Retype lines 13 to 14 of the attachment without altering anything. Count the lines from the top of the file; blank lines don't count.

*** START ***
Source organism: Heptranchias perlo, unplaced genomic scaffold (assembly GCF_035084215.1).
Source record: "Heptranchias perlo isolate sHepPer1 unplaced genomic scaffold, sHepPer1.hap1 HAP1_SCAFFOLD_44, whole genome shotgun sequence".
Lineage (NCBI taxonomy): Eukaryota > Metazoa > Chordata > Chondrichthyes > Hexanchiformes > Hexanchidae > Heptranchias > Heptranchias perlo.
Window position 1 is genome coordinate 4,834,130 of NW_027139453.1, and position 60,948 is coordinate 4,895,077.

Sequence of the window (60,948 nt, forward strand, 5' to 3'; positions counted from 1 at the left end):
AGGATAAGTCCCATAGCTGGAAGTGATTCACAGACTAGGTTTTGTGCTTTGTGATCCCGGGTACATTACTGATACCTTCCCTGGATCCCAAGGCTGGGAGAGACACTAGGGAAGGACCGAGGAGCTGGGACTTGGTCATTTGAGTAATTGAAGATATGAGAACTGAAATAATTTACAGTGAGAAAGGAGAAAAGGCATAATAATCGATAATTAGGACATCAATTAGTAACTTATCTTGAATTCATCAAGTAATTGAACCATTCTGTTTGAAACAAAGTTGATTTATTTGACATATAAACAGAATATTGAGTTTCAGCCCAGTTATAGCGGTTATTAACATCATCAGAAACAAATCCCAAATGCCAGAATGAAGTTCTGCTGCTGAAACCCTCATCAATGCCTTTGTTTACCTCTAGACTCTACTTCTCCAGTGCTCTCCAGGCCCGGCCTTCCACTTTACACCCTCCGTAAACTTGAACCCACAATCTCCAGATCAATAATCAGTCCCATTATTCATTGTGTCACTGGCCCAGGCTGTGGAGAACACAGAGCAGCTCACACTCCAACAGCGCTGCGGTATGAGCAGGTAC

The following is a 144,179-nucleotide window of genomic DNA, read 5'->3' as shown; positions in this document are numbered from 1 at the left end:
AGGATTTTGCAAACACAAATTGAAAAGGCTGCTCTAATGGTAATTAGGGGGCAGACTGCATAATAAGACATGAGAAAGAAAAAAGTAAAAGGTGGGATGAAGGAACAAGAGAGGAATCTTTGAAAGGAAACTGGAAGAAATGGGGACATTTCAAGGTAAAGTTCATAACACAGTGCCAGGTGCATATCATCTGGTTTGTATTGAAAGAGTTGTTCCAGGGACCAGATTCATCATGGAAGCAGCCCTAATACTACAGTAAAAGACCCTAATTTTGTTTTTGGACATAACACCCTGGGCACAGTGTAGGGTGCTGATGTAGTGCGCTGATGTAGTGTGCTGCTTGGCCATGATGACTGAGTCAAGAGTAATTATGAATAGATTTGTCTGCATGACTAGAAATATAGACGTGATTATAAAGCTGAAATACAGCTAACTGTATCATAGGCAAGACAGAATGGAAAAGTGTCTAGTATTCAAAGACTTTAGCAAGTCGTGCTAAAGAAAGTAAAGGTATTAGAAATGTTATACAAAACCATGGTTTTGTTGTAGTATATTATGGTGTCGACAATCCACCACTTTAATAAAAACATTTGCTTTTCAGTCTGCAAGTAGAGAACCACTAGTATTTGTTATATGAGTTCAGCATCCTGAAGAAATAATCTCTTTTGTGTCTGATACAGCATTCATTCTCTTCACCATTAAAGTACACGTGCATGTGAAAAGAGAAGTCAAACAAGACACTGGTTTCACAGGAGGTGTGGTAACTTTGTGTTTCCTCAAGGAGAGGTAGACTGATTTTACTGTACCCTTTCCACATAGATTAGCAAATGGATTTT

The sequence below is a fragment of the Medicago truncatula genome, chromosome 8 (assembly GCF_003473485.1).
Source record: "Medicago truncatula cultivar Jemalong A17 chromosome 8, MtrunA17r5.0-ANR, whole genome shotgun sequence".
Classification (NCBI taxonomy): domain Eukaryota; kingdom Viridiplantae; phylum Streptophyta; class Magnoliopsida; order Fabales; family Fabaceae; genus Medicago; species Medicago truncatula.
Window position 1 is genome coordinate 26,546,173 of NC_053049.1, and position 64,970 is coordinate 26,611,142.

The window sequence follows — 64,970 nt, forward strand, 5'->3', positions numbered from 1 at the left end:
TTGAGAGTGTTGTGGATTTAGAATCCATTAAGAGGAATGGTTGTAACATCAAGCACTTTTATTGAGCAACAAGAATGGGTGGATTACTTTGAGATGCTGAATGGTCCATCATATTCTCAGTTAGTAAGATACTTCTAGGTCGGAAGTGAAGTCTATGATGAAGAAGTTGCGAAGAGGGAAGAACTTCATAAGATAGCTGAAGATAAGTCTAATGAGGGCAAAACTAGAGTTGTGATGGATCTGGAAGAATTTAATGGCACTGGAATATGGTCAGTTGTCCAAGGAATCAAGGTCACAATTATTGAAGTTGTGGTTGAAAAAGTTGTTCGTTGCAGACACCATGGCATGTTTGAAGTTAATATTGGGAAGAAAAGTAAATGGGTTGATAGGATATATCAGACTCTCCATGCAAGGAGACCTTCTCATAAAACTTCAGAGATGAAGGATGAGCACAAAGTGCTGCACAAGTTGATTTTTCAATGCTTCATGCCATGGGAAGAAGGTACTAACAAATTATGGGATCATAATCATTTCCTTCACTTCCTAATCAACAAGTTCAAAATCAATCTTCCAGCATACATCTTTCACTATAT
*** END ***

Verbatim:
The window sequence follows — 64,970 nt, forward strand, 5'->3', positions numbered from 1 at the left end:
TTGAGAGTGTTGTGGATTTAGAATCCATTAAGAGGAATGGTTGTAACATCAAGCACTTTTATTGAGCAACAAGAATGGGTGGATTACTTTGAGATGCTGAATGGTCCATCATATTCTCAGTTAGTAAGATACTTCTAGGTCGGAAGTGAAGTCTATGATGAAGAAGTTGCGAAGAGGGAAGAACTTCATAAGATAGCTGAAGATAAGTCTAATGAGGGCAAAACTAGAGTTGTGATGGATCTGGAAGAATTTAATGGCACTGGAATATGGTCAGTTGTCCAAGGAATCAAGGTCACAATTATTGAAGTTGTGGTTGAAAAAGTTGTTCGTTGCAGACACCATGGCATGTTTGAAGTTAATATTGGGAAGAAAAGTAAATGGGTTGATAGGATATATCAGACTCTCCATGCAAGGAGACCTTCTCATAAAACTTCAGAGATGAAGGATGAGCACAAAGTGCTGCACAAGTTGATTTTTCAATGCTTCATGCCATGGGAAGAAGGTACTAACAAATTATGGGATCATAATCATTTCCTTCACTTCCTAATCAACAAGTTCAAAATCAATCTTCCAGCATACATCTTTCACTATAT